Our January keynote speakers set the tone for this year’s IWC studies by referencing the “Initial Declaration of the Parliament of the World’s Religions” which states, “By a global ethic we do not mean a global ideology or a single unified religion beyond all existing religions, and certainly not the domination of one religion over all others. By a global ethic we mean a fundamental consensus on binding values, irrevocable standards, and personal attitudes.” Shakespeare’s King Lear is such a study.

The Parliament warned: “Without such a fundamental consensus on an ethic, sooner or later every community will be threatened by chaos or dictatorship, and individuals will despair”—it seems such are our times. Our exploration of Shakespeare’s King Lear is intended to be a study of humanist, parapolitical reality with an effort to form a more perfect global union. As the World Religions Parliament suggests — “We consider humankind our family. We must strive to be kind and generous. We must not live for ourselves alone, but should also serve others, never forgetting the children, the aged, the poor, the suffering, the disabled, the refugees, and the lonely.”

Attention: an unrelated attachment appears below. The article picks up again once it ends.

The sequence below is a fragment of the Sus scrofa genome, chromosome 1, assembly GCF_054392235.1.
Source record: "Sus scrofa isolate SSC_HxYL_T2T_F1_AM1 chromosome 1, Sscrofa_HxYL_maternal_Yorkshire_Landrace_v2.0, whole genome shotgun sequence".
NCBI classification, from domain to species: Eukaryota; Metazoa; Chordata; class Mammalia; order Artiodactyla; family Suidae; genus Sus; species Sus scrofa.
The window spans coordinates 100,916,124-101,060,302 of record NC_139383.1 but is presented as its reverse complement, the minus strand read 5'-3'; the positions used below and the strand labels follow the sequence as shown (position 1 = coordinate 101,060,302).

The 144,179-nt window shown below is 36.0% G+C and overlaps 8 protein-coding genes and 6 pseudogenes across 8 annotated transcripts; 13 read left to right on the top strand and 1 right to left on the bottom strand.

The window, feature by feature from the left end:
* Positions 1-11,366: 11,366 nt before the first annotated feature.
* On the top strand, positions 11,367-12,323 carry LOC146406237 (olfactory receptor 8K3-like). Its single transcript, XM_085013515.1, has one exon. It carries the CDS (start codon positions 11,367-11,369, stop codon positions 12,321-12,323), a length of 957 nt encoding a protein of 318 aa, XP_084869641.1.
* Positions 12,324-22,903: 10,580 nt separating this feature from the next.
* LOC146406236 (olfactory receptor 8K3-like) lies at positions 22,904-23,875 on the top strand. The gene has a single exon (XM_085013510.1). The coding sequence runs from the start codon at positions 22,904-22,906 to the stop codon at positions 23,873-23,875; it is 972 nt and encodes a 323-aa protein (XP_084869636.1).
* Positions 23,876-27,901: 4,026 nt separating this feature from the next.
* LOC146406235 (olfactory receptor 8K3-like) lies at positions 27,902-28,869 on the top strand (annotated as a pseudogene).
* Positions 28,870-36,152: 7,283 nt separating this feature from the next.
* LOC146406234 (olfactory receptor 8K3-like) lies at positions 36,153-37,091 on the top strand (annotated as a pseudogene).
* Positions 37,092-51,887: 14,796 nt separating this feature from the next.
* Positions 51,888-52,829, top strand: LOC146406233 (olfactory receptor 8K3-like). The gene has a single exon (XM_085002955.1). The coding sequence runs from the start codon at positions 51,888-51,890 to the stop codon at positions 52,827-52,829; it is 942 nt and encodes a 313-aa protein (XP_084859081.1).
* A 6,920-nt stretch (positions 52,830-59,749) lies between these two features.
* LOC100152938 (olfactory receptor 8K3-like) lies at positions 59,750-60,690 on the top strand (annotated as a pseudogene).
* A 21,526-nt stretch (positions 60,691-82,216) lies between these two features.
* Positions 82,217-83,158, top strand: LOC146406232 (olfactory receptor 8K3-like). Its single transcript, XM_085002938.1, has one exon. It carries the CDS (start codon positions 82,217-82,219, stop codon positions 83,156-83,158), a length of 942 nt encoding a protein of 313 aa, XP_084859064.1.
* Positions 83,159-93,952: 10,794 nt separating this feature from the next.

Discussion and light refreshments will follow the talk.

Image: Wikipedia, Public domain

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Forum
Care for the Earth and Equal Rights

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Forum, Part 3: Care for the Earth and Equal Rights
S
aturday, March 23, 2024
Directive 4: Commitment to a Culture of Equal Rights and Partnership between Men and Women – Nancy Martin
Directive 5: Commitment to a Culture of Sustainability and Care for the Earth – Hugh Kelly

For full description and more informatioj, see January 13: Creating a Culture of Conscience.